Mr Salisbury is making a Model of Camp Hill Hall
Friend of Camp Hill News, Steven Salisbury, has got his model making tools out again. This time he has Camp Hill Hall firmly in his sights.
For those of you that don’t know, Camp Hill Hall was an Elizabethan style mansion that stood roughly at the end of the cul de sac on Hornbeam Close, behind where St Mary and St John church stands today. Unfortunately for present residents of Camp Hill the mansion no longer stands.
The Hall was built, on a site of a former Georgian building, in 1838 by John Craddock of Craddock Drive fame. The architest was Thomas Larkins Walker, pupil of the famous Victorian architect Pugin. John lived there until 1870 when it was bought by Richard Ramsden, who later sold the Hall to Henry Stubbs, Justice of the Peace and founder of the Hippodrome in Nuneaton. You can certainly see where the nearby streets and park get their names from.
The Hall had a long drive which went from the Hall down past Stubbs Pool, which was the halls garden pond, and finished where Camp Hill Road is today. Where Camp Hill drive meets Camp Hill Road we can still see the old gatehouse on the corner (pictured) which is today a domestic residence.
In 1912 the grounds and surrounding areas were bought from Henry Stubbs by the Brorough Council for council housing. Henry passed away in 1916 and his wife later on in 1926. After Lady Stubbs death the entire contents of the hall were sold in a public auction. The Hall was later demolished and the extensive gardens and wooded grounds became the Camp Hill housing estate.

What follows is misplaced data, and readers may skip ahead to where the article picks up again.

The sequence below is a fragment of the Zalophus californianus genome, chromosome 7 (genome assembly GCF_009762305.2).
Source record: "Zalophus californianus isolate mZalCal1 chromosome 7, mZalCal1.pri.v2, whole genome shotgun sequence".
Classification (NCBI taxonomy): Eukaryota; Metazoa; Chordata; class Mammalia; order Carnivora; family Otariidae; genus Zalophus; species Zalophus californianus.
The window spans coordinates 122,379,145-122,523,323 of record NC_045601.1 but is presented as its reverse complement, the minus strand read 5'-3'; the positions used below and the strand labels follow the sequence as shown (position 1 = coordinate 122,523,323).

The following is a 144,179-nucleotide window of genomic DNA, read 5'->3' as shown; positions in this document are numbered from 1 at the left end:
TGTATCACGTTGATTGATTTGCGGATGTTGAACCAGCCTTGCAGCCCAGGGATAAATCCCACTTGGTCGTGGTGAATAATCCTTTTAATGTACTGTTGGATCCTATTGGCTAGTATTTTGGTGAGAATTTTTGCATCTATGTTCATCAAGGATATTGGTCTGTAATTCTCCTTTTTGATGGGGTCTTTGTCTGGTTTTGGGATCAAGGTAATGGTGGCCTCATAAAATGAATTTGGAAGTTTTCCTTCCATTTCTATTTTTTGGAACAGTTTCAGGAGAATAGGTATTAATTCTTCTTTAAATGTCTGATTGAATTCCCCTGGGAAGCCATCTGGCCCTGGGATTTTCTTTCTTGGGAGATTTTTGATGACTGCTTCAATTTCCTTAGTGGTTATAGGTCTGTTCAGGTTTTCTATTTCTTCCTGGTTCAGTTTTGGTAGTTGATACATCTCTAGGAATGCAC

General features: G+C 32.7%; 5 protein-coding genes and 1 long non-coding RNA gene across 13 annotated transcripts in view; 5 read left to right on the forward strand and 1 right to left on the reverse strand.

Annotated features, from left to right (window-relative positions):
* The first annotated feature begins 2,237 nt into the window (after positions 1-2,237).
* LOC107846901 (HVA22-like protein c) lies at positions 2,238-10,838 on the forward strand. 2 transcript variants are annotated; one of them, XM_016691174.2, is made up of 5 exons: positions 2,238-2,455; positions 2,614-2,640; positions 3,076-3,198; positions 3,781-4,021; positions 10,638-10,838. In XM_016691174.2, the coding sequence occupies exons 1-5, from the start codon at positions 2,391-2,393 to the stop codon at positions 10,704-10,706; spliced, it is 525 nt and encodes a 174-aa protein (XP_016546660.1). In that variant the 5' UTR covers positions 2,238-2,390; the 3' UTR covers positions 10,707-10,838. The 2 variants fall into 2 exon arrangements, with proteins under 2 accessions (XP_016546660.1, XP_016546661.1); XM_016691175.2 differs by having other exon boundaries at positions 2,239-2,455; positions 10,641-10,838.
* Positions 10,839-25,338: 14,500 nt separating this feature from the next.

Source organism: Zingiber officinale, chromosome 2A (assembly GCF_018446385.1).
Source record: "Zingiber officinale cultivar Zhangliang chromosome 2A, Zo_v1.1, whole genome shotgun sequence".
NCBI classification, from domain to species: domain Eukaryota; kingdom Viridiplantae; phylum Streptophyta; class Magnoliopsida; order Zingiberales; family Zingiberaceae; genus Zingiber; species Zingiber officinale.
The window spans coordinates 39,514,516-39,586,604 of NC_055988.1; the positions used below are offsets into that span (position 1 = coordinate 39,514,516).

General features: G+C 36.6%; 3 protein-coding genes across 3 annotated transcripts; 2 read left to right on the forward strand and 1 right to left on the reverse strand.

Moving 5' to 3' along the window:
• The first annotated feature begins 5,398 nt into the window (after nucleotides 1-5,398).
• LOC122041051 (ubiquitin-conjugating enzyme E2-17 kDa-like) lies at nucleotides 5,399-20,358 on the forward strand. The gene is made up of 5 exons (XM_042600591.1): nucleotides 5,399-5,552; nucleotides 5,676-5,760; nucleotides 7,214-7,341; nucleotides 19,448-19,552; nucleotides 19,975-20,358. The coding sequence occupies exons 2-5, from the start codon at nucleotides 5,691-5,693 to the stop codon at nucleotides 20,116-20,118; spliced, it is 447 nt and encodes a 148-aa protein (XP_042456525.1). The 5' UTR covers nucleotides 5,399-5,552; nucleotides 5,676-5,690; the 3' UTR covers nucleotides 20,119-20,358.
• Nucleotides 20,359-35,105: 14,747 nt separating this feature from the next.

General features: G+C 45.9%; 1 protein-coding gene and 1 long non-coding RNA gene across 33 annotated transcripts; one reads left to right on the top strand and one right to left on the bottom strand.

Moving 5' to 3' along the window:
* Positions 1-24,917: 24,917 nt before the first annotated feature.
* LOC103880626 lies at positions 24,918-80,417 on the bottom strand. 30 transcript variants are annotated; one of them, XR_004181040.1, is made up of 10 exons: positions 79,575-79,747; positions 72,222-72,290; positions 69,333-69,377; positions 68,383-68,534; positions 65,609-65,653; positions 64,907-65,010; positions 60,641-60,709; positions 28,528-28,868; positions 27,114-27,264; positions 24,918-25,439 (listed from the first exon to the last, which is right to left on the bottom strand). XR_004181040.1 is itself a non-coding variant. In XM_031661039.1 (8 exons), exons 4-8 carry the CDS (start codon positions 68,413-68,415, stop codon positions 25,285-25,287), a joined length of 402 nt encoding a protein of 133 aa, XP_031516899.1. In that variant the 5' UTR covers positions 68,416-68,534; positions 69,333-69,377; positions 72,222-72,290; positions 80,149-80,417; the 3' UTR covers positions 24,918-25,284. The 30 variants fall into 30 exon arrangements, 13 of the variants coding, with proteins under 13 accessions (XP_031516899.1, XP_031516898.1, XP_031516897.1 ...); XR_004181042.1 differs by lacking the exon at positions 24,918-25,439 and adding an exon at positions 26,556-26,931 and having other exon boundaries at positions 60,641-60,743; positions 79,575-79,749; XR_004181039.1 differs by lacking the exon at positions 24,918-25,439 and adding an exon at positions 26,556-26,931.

Sadly we can no longer see the grandeur of the Hall but we will soon be able to see what it looked like in 3 dimensions thanks to Mr Salisbury’s new model.
The model measures 14.5″ across the front, 17″ along the back, 13″ down each side and the height to the top of the gables is 9.5″.
The base construction is plasterboard (picture) which will be covered with bricks made from cork. Each brick is made using a craft knife and a steel ruler with the dimentions 3/6″ long and 2/6″ deep. The walls will be made up brick by brick using a line of pva glue to stick them together. The cork makes great bricks as they are a lovely mixture of a red, brown and beige colour.
The windows will be painted onto the walls using matt black paint to create the impression of a dark interior. Frames will be made to fit the windows and backed with plastic to create the impression of glass. Mr Salisbury is currently experimenting to discover which material would be best for the frames, the current favourite being balsa wood . Material will be stuck to the plastic to create curtains.
Of course, building a model that no longer exists creates problems, for example, Mr Salisbury has no information on what the back of the building was like or why the back wing sticks out one side and not the other.
Do or someone you know remember Camp Hill Hall, or do you have pictures of it? If you can help please get in touch with us as your information may be valuable to Mr Salisbury and help him make a more accurate model. If you have any information please send an email to email@example.com and we will pass your message on.
Remember to watch this space, we will keep you updated with Mr Salisbury’s progress.